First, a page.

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Claims under warranties or for misrepresentation – the debate continues

Buying a business ought to be a positive experience, but what happens if the acquisition goes wrong? What can an injured buyer do to seek redress?

As a general proposition, a buyer will be able to sue for breach of warranty and/or misrepresentation. However, the two types of claim are very different and can lead to significantly varied outcomes.

1. Warranties

A warranty is a contractual promise (which is secondary to the main contractual promise) about the condition or quality of certain assets, the historical performance of the business, or the accuracy of information contained in the sale agreement or in the schedules.

As the warranty is collateral to the main contractual promise generally a breach of warranty cannot lead to the termination of the agreement (unless the breach of the warranty itself goes to the fundamental performance of the whole contract).

Proving a breach of warranty is relatively easy as it is simply a case of showing that the particular asset has not come up to the warranted standard or that the information subject to the warranty is not accurate.

The measure of damages is the difference between the price paid for the asset and the value of the asset had the warranty been accurate.

Warranties can be limited in a number of ways:-

  • If the purchase involves the acquisition of multiple assets then a warranty can be applied to individual assets (so avoiding the risk of the whole agreement being terminated if one asset does not meet the standard warranted for);
  • By reference to a value, so for example to a specific sum (i.e. a warranty claim will not exceed an aggregate amount of £100,000), or with reference to the purchase price;
  • By limiting the time within which a claim can be brought. Generally, claims for breach of contract are bought within six years of the date of the breach, but this can be varied in the contract itself. Clauses limiting claims to be brought within 12-24 months of the date of completion of the acquisition are common.

2. Misrepresentation

A misrepresentation is an expression of fact or opinion made prior to the purchase of the business or assets on which the buyer relies, which then turns out to be inaccurate or false. It is not a contractual claim but is a claim for breach of duty (technically known as a “tortious” claim).

A claim for misrepresentation is more difficult to prove than a breach of warranty, in that the buyer needs to show that:-

  • The representations were made. If made orally then this may be the buyer’s word against the seller;
  • That the representations induced the buyer to buy the asset;
  • That the representations have subsequently proven to be inaccurate or false.

Some contracts will seek to exclude liability for a negligent or innocent misrepresentation but it is very difficult to exclude liability for a fraudulent misrepresentation (i.e. a false representation that is intended to mislead). It is not possible to contractually limit the value or the timeframe to bring a claim in relation to a claim for misrepresentation.

The measure of damages in a claim for misrepresentation is different to a claim for breach of contract; it will be the difference between the true value and the price paid. In addition, the buyer may be able to unwind the contract and refuse to perform any future obligations (subject to the buyer having not acted in any way that affirms the contract first).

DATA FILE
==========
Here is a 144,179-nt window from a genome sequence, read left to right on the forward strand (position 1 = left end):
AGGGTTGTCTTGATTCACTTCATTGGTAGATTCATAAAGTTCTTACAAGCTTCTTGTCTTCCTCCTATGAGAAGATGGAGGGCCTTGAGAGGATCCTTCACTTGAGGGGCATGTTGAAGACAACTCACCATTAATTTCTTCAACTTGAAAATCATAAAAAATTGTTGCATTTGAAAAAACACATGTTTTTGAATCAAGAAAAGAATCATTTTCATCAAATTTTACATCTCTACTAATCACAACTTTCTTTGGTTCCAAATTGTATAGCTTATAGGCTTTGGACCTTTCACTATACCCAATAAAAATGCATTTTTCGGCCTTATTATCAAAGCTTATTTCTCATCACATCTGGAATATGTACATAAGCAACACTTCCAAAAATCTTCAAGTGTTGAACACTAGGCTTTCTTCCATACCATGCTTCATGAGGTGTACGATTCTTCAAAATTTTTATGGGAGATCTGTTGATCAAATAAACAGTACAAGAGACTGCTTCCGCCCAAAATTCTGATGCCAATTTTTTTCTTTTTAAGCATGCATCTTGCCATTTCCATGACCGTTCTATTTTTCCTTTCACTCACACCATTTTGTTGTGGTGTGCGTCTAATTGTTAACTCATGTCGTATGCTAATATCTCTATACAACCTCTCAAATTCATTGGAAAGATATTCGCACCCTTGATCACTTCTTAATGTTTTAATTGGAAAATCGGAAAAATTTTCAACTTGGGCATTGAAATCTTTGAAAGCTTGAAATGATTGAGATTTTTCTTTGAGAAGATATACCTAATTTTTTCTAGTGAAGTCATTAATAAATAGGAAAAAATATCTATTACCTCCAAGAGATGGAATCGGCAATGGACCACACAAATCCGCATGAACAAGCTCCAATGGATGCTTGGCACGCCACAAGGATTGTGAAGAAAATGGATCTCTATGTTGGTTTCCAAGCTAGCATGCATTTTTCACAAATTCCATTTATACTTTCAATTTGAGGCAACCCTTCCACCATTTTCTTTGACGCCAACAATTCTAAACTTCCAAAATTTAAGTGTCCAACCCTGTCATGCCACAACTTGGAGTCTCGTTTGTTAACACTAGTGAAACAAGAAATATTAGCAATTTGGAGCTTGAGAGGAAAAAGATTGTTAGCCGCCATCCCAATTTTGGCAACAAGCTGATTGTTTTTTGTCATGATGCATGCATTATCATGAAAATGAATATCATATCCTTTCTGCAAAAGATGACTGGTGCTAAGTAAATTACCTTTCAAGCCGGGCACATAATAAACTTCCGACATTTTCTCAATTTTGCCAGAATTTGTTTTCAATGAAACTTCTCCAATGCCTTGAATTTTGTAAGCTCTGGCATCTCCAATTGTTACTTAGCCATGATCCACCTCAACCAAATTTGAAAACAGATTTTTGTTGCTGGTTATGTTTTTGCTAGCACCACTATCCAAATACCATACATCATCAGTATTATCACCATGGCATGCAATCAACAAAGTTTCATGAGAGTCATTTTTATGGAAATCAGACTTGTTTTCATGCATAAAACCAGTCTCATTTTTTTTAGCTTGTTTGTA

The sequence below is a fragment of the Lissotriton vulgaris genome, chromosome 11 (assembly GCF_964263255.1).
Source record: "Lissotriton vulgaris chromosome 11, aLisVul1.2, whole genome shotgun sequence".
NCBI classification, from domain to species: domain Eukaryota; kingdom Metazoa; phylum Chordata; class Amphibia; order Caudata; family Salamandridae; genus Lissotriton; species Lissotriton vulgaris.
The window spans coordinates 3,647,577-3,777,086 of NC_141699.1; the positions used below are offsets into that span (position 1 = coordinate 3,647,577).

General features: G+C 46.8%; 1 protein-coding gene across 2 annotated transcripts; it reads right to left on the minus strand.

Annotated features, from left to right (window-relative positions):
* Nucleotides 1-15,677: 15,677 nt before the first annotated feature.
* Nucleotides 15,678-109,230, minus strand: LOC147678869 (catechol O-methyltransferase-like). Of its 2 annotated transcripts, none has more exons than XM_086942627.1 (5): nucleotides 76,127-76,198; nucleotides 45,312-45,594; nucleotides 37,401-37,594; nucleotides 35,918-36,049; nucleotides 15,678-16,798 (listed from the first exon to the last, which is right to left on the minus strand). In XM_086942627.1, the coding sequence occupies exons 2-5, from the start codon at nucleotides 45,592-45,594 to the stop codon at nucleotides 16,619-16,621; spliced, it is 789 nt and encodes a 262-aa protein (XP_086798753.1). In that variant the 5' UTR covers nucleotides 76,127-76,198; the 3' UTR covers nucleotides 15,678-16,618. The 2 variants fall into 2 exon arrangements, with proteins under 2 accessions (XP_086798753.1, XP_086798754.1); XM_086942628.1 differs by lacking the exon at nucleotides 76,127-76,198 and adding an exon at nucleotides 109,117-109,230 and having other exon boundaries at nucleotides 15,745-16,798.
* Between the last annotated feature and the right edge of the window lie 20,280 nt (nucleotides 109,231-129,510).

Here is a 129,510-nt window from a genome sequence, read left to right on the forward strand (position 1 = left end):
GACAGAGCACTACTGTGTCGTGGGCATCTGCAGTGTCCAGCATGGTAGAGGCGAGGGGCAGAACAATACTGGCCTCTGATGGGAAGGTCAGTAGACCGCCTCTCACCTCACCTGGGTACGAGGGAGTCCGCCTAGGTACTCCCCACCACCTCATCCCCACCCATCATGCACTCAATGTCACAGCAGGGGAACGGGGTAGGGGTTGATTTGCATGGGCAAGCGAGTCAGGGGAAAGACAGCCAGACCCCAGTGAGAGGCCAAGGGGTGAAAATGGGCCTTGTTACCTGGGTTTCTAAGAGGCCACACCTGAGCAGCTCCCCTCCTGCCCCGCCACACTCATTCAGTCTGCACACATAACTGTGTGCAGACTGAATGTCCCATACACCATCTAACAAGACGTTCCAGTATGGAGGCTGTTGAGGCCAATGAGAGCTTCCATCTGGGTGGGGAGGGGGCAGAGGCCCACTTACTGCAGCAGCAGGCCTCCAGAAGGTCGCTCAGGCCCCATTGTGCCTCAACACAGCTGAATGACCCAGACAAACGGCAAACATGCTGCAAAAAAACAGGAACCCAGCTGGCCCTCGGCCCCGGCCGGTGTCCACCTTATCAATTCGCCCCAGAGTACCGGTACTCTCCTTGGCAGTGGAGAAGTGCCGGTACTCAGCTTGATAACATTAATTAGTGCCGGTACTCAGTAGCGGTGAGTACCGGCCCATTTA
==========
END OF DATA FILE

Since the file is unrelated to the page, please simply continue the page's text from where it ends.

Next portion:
3. Can a warranty also be a representation?

Much depends on how the sale agreement has been worded, and it is possible to expressly list the representations in the sale agreement and attempt to make them warranties.

However, in the absence of an express provision and as a general proposition, it is not possible to imply that a warranty is also a representation for a simple reason: warranties are contained in the contract whereas a representation must occur before the contract is concluded. The courts have determined that it is a conceptual step too far to say that a term in a contract could be said to have induced someone to enter into the same contract.

Clearly, therefore, any provision dealing with warranties and representations needs to be carefully and clearly drafted.

4. Why does the distinction matter?

The difference between the two types of claims is significant; in effect a complaint founded on the same facts could lead to two very different outcomes.

It is therefore important to decide which claim to pursue, bearing in mind that the threshold for proving a misrepresentation claim is higher. The claimant would need to show that representations were made prior to the contract being concluded, that the person making those representations knew that they were false, that the person receiving them relied on them, and that reliance induced them to enter into the contract.

Potentially, if a misrepresentation claim can be made to stick, the claimant may be able to achieve a better outcome than might be available if a claim was pursued under the warranties. Much depends on the wording of the contract and the facts giving rise to the claim, and specialist advice ought to be obtained before embarking on a particular course of action.

Peter Brewer is a partner in the commercial litigation team of Clarke Willmott LLP. If you would like to discuss anything that rises from this article or there are any other legal issues you would like help with please contact him directly or contact us online.


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